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Article
Publication date: 1 March 1999

Richard Hull

Innovation processes within a company are increasingly important to its strategic management. In generating a greater variety of options for innovation, knowledge…

Abstract

Innovation processes within a company are increasingly important to its strategic management. In generating a greater variety of options for innovation, knowledge management practices (KMPs) are key enablers; mapping them within a unit can pinpoint the most beneficial innovation options. Case study research in five UK companies has developed a set of generic ‘attributes’ for that purpose.

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Measuring Business Excellence, vol. 3 no. 3
Type: Research Article
ISSN: 1368-3047

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Article
Publication date: 1 April 1977

Richard Turner

Based on reports of eighteen international committees set up to examine the evidence, there is a general consensus of opinion among doctors working in the field of…

Abstract

Based on reports of eighteen international committees set up to examine the evidence, there is a general consensus of opinion among doctors working in the field of coronary prevention that a high consumption of saturated animal fats is the main contributory factor in heart disease. Most of the causes of heart disease are environmental, that is, they are due to changes we have made in the life we lead. Most countries, and not only the underdeveloped ones, do not suffer from heart disease. The countries who are free from the complaint have not changed their life styles.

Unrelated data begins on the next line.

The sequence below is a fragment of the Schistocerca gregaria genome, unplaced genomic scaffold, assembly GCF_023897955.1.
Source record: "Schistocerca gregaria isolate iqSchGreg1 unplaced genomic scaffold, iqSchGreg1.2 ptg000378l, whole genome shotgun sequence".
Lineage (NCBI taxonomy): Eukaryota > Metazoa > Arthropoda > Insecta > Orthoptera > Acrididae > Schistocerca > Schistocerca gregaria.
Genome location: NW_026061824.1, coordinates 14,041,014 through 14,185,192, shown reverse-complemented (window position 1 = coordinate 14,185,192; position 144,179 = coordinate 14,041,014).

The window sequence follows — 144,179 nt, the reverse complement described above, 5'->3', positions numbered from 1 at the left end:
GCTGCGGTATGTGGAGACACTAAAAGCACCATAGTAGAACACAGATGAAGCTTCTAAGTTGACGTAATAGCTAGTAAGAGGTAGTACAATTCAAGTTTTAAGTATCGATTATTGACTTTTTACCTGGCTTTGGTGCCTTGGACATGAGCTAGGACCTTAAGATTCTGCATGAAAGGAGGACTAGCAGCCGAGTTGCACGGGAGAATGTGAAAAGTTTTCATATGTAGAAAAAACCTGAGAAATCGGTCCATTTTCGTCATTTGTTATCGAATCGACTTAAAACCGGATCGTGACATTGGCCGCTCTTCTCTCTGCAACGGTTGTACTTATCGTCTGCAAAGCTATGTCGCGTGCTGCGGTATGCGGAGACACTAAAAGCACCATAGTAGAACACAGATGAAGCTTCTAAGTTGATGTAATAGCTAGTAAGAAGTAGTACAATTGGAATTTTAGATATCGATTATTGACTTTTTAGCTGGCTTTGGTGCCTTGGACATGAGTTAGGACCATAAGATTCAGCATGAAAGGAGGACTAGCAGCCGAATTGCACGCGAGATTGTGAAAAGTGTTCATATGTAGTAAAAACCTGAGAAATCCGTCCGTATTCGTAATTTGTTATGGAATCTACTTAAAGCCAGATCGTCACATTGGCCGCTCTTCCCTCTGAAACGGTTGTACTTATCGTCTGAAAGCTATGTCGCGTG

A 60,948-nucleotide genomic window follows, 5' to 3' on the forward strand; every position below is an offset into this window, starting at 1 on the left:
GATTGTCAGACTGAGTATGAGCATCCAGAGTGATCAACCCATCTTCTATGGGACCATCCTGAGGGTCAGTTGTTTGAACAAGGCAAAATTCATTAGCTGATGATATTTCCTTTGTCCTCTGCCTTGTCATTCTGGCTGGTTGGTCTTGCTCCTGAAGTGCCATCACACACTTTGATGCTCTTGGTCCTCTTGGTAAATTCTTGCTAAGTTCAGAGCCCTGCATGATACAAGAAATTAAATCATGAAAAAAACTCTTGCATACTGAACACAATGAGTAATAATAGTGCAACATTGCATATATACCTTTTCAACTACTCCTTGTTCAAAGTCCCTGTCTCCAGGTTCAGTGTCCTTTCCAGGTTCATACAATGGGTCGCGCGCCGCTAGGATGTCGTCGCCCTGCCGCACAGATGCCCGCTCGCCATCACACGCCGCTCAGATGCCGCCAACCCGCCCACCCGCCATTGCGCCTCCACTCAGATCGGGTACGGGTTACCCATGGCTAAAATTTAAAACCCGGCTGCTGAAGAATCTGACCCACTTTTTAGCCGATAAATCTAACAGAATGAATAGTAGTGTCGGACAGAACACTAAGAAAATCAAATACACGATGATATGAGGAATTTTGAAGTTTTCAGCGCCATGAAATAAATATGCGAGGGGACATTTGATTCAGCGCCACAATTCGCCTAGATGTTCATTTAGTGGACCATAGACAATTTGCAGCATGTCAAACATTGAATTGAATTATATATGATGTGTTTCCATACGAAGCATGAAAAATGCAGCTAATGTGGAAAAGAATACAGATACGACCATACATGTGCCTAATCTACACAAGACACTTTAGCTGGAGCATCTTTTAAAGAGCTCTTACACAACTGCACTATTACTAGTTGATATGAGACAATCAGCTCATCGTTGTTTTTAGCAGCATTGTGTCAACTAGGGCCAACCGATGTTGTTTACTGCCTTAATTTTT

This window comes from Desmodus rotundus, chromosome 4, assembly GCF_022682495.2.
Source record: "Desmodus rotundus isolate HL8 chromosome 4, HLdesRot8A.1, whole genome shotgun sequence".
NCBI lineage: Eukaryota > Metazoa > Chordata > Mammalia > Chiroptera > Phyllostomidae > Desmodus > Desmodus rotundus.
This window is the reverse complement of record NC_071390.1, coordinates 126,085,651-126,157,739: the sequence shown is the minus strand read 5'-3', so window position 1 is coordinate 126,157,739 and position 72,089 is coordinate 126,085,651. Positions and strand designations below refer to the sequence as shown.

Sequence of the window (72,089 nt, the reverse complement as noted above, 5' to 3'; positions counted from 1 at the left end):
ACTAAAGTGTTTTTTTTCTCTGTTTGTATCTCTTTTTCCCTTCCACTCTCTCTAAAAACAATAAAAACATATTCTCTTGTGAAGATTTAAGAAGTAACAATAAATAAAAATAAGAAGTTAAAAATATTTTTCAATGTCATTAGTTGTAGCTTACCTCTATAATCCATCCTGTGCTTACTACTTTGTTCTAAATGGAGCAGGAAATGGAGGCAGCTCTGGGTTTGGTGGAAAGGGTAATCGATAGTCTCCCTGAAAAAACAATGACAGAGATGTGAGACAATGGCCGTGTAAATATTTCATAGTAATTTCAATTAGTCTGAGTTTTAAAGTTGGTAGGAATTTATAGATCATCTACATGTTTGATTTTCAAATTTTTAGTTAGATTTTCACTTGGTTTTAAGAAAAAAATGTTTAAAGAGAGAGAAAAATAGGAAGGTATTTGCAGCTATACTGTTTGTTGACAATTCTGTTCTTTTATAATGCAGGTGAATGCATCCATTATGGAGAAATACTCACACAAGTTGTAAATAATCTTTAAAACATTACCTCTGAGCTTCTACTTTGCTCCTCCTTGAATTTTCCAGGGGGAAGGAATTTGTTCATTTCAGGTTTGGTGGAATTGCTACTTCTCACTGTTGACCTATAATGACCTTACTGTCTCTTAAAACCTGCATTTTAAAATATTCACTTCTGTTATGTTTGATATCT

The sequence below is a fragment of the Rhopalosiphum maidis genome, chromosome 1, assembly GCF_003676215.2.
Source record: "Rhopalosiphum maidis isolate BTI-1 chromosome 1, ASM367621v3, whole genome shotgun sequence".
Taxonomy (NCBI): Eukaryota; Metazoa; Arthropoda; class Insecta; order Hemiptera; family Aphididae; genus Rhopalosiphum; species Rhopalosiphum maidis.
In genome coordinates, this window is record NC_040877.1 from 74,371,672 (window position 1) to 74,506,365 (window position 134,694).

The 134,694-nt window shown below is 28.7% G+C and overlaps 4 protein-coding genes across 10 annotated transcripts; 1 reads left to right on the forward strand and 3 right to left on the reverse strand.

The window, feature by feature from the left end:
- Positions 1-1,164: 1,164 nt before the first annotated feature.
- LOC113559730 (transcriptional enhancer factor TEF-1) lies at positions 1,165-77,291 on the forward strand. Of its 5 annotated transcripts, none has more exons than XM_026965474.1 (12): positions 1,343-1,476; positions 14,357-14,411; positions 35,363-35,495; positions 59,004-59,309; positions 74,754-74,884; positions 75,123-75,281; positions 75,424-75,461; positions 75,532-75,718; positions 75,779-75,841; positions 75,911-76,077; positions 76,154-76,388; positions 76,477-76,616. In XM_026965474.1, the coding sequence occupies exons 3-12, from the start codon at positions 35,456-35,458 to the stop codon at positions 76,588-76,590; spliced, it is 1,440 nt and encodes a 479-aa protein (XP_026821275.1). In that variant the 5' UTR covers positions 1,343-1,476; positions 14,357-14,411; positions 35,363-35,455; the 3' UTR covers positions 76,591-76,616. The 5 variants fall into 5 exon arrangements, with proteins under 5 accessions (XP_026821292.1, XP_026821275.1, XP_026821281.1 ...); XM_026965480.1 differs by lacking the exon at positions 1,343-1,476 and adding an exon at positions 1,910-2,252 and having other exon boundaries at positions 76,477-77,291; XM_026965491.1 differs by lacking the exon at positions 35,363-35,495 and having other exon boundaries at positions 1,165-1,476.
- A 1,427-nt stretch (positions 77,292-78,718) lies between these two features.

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Nutrition & Food Science, vol. 77 no. 4
Type: Research Article
ISSN: 0034-6659

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Article
Publication date: 25 May 2018

W. David Holford

This paper aims to show agential realism as the basis for a pertinent framework with regard to the entwined, on-going and interpretative aspects of knowledge.

Abstract

Purpose

This paper aims to show agential realism as the basis for a pertinent framework with regard to the entwined, on-going and interpretative aspects of knowledge.

Design/methodology/approach

The knowledge flow phenomenon in the form of entanglement and agential “cuts” within the workplace is studied and described across a phenomenological ethnographic case study of two workgroups within an aircraft engine manufacturing context.

Findings

The boundary construction phenomenon is a key process helping us to depict knowledge entanglement (tacit and explicit) across dialogue and non-verbal actions. Dialogue brings forth the aspect of knowledge as interpretations or “cuts.” A phenomenological analysis allows us to identify and describe various levels of tacit–explicit knowledge entanglement depending on the mode of coping at hand. Also highlighted was the importance of heuristics carried out by knowledge experts, often in the form of abduction (i.e. leading to rules of thumb).